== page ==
Exchange asymmetries in individual decision-making have attracted substantial attention from economists since Thaler (1980) referred to the phenomenon that losses are weighted more heavily than gains as an “endowment effect” and related it to loss aversion and prospect theory. We used a field experiment to investigate exchange asymmetries in productive assets among poor rural respondents in Ethiopia. Farmers were randomly allocated two types of productive assets (tool or fertilizer) or cash, with a choice to keep the productive asset (cash) or exchange it for cash (productive asset). Loss aversion was proxied with a separate experiment and was used to assess the importance of endowment effect theory to explain exchange asymmetries. Our study finds a significant exchange asymmetry and a greater exchange asymmetry for the more popular tool than for fertilizer. Loss aversion could explain a small but significant part of the exchange asymmetry in tools, but trade experience did not reduce the exchange asymmetry. The findings are relevant for whether to use targeted in-kind or cash transfers to stimulate technology adoption and enhance food security among poor rural households. The results imply that in-kind transfers may stimulate input use or investments more than cash transfers.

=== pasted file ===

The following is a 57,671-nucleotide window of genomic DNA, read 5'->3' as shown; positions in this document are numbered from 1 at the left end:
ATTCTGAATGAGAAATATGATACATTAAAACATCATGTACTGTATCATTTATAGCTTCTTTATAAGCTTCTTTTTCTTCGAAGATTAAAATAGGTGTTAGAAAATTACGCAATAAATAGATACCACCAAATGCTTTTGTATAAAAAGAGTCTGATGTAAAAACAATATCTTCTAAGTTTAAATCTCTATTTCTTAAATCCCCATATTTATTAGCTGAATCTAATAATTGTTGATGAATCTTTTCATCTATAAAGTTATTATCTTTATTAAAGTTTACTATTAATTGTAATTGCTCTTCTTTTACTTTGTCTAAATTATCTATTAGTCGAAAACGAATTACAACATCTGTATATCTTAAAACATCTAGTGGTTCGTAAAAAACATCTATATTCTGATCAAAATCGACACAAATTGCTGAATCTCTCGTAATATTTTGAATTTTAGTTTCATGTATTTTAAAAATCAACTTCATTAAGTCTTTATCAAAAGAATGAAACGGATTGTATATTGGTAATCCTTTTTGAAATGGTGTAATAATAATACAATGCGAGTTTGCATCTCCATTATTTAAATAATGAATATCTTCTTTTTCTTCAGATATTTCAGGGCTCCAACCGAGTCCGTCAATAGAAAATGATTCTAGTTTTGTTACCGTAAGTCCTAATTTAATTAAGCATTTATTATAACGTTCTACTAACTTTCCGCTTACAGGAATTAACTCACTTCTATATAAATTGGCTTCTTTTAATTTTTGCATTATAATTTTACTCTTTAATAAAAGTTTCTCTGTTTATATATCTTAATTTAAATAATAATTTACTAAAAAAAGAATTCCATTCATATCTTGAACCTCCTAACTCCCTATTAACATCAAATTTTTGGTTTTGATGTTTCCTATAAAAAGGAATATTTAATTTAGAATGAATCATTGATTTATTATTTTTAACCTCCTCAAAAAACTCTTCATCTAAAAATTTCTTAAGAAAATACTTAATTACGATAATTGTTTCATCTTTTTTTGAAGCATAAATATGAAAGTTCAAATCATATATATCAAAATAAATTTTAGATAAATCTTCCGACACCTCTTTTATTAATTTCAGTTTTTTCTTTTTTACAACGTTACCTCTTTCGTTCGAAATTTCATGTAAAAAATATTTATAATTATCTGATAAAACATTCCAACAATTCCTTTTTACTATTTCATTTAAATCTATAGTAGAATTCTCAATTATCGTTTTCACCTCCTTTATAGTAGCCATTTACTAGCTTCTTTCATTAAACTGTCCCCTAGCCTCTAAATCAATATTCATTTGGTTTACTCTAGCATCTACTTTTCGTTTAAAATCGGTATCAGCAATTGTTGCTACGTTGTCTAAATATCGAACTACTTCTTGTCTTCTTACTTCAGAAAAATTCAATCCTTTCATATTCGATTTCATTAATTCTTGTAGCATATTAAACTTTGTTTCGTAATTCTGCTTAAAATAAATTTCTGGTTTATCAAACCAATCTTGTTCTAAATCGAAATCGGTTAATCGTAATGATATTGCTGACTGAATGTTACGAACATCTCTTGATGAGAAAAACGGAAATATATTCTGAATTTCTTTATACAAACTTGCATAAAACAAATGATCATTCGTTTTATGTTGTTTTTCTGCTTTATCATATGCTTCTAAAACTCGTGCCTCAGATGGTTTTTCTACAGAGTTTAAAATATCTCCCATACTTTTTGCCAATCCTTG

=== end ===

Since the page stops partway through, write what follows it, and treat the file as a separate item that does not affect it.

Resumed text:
The effect of a supply shock in the production of cocaine on violence: Evidence from Colombia and Venezuela
Does an economics education produce technocratic paternalists? Experimental evidence from Tanzania
Ivar Kolstad, Arne Wiig and Odd-Helge Fjeldstad
Journal of Development Studies
Twenty years with anti-corruption. Part 1: Old issue, new concern – anti-corruption takes off
Phil Mason OBE